Many of the books I have most enjoyed have had the common characteristic of having created their own, completely believable and consistent world. Historical fiction has it a bit easier and harder than, say, science fiction. Easier in the sense that the world they create was at least known at some point in time. Harder in that to make the world they create internally consistent and believable, they often have to bring the reader gently through all the incorrect and inaccurate common knowledge that exists.
Edward P. Jones’ The Known World is so good that when I finished the book and read the end-notes, I was positively shocked that he had created the books characters, geography, and history from whole cloth. Now admittedly, I should have known this -- the 2004 Pulitzer Prize for Fiction is not typically handed out for history books. However, the surprise I felt is small praise for this incredibly well-written, powerful and engaging novel.
Jones writes of the life and times of Henry Townsend, a black farmer and former slave who manages to buy his freedom, start his own farm, and become a slave owner himself. The circumstances of Townsend’s enslavement, manumission, his relationship with his former owner, William Robbins are only one of the fascinating threads that Jones weaves together. A second important thread in this tapestry of a book is the history of the Townsend clan, his father and mother (also manumitted slaves) and their relationship with both the black slave world, the white community by which they are surrounded, and the very small, but intriguingly robust community of free blacks. Jones does a detailed and subtle job here….the characters are well formed, strong personalities who come alive in a complex dance macabre of race relations (both inter- and intra-race), economics, and politics. The third thread of the novel follows Henry’s wife, Caledonia, who takes charge of the plantation upon Henry’s death. Her relationship with the slaves under her charge, the conduct of a plantation, and the interactions between slaves, slave owners, and the potential for becoming either one are well articulated and fascinating.
By the way, if you are looking to explore the meaner aspects of slavery, it is all here. Physical oppression, sexual exploitation, the tearing apart of families and the creation of second-class citizens are part of the story as are the choices of response to the products of sexual oppression -- the subjugation of one’s own children or the elevation of same.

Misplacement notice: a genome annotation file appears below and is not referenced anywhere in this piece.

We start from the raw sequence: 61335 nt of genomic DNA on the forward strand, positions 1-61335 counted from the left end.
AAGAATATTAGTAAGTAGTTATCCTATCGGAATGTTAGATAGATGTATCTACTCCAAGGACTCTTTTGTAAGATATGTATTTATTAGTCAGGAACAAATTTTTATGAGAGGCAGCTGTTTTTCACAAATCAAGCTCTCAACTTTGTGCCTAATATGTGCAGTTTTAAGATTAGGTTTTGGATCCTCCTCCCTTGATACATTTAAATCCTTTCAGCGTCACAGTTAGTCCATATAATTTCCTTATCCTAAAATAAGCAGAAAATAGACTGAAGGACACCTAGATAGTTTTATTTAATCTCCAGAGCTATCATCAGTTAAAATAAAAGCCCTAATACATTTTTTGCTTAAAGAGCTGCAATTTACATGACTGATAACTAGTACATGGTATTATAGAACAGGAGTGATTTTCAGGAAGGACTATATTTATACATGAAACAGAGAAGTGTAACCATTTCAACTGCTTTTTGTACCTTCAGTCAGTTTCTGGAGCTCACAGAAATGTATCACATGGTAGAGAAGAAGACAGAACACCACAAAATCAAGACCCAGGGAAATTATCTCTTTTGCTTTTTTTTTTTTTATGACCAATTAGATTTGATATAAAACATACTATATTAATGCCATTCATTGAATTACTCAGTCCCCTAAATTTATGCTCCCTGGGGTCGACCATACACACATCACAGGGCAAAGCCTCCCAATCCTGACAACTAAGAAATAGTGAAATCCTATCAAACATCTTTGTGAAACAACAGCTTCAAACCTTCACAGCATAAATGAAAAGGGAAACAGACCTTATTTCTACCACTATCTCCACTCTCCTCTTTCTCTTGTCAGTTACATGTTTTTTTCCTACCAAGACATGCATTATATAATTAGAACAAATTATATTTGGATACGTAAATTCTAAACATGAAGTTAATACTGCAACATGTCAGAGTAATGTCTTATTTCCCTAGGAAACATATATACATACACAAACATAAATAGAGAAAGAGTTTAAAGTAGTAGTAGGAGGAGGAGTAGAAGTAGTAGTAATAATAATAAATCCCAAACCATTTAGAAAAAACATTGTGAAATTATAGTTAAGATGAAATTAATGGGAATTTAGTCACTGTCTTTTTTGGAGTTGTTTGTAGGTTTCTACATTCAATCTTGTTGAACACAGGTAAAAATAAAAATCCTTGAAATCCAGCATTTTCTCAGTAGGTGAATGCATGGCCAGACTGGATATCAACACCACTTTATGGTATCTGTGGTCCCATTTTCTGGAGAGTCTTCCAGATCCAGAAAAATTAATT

Jones has written a deep, rich exploration of the range of human emotions and human relationships. He takes a hard, cold look at slavery and all its implications without moralizing. His choice of focus on a black slave owning family is a very useful mechanism for a full exploration of the impact of slavery on both the slave and the owner without the complication of race. Jones’ parallel exploration of white slave owners both “decent” (to whatever definition of decent slave owner you can conjure up) and abusive is an equally useful tool in exploring both the brutal realities of the more typical race-based oppression and the impact of being a slave owner on a person possessing some conscience.
Moreover, the exploration of the interrelationships within the free black community provides an insight that I have never before come across and found fascinating. Similarly, Jones provides a view into the poor white community – while unsurprisingly more familiar – are still deeply insightful regarding the overall shaping force of society that slavery became in this time.
Jones’ dialogue is terrific and his use of the vernacular is sparing and tremendously effective. His characters are well developed (both black and white) and interesting and complex – Jones imbues richness to the main players that enhances the story-telling all around.
All in – plot development, character development, the exploration of emotion and behavior and the terrific interplay between people and their environment all combine to create a world in which you the reader can lose themselves – completely captivating and powerful and believable and that leaves no doubt of Jones absolutely deserving of the prize that was bestowed upon him and The Known World .